The Writers Circle: What’s in a (Domain) Name?

One of our goals here at Today’s Author is to help all of the writers among us to do what we love to do: write. One of the best ways to accomplish this is by talking to each other and learning from each other.  Our Writers Circle series is designed to do just that – provide a chance for us to discuss writing, editing and publishing questions.

This week’s topic is:

Most writers and aspiring writers have a web presence today.  There are so many platforms and options available, it’s sometimes hard to know what to do to make sure readers can find us on the web.  Today, let’s discuss whether it’s important to have your own domain name (such as or if having a site which falls under another domain (such as: is good enough or equivalent to having your own name?

Discuss this topic here in the comments or head on over to the forums to start or engage in a more thorough discussion.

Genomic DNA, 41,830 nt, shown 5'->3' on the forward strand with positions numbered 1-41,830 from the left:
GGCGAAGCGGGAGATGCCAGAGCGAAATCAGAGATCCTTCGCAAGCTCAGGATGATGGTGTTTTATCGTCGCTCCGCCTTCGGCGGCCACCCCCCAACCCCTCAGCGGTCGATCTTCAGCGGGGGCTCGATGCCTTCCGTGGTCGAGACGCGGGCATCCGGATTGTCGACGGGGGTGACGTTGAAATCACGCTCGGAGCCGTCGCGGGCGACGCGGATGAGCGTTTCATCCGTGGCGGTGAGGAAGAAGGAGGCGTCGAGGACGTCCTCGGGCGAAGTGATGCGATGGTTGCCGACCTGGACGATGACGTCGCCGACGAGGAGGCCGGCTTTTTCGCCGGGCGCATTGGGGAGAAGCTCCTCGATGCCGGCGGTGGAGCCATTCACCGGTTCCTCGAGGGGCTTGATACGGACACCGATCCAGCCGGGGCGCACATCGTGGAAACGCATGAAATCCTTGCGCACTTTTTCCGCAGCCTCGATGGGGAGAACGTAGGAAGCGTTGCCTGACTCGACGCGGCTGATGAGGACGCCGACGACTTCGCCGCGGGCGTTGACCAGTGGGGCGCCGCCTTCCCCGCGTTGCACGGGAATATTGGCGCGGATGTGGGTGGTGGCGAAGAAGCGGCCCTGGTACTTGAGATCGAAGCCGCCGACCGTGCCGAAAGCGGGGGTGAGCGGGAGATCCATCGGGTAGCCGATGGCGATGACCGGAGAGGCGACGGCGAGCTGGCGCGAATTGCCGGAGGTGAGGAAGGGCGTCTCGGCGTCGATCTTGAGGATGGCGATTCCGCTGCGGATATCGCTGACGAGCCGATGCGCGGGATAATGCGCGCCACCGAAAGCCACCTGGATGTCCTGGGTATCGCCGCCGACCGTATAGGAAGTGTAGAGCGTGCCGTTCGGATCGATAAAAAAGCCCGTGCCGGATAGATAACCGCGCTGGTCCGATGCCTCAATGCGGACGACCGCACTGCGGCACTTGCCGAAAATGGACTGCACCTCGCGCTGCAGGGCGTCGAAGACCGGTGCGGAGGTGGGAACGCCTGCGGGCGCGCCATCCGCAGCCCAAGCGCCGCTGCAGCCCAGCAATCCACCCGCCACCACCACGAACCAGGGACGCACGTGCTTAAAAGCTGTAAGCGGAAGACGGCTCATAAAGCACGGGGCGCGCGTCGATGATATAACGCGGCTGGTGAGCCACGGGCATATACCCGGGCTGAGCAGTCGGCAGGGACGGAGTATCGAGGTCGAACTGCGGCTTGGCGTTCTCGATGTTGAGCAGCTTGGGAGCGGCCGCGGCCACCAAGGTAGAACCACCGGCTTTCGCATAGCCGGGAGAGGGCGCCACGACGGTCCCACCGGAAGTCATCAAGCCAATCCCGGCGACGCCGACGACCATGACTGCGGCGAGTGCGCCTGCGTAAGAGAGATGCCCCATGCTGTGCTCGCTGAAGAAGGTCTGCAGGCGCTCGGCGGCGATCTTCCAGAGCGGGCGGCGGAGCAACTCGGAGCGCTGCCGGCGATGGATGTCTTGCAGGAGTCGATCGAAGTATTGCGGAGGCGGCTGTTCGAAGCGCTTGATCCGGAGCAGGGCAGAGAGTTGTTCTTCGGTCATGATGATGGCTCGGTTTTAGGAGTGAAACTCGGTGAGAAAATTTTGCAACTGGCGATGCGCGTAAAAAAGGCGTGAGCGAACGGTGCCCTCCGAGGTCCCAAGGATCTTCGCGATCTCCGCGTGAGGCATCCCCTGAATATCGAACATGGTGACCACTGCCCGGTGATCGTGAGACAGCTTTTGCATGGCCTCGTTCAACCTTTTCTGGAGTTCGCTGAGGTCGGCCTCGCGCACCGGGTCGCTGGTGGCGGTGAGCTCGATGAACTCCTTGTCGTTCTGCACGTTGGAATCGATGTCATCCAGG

3 thoughts on “The Writers Circle: What’s in a (Domain) Name?

  1. I think it matters, but I’m not sure how much.

    From a technical aspect, I can see a benefit from having a domain that’s easy enough to use in a conversation or text message, and also that will not get automatically shortened when sharing the link.

    But I don’t know if I think there’s a strong distinction as long as the platform/subdomain is well known. I.e., I don’t think seems unprofessional, and because WordPress is a common address it’s easy to remember.

    Even with that, I still pay the extra to have my wordpress hosted blog appear as

  2. The reason I switched for one of my blogs was so I owned it. It wouldn’t disappear or get lost in the host’s servers. They couldn’t decide to shut me out for no reason. That only matters because it is a marketing arm of my non-fic books. For my writer blog, I’m fine being

  3. The main reason I pick my own domain name was simply a matter of control. I own my domain, and can do what I want with it. Sadly, it’s a horrible URL, but I am too lazy to move it. Other reasons for getting your own domain is so you can control the advertising and other aspects of the site. For most of us writers, that isn’t likely to be a major concern.

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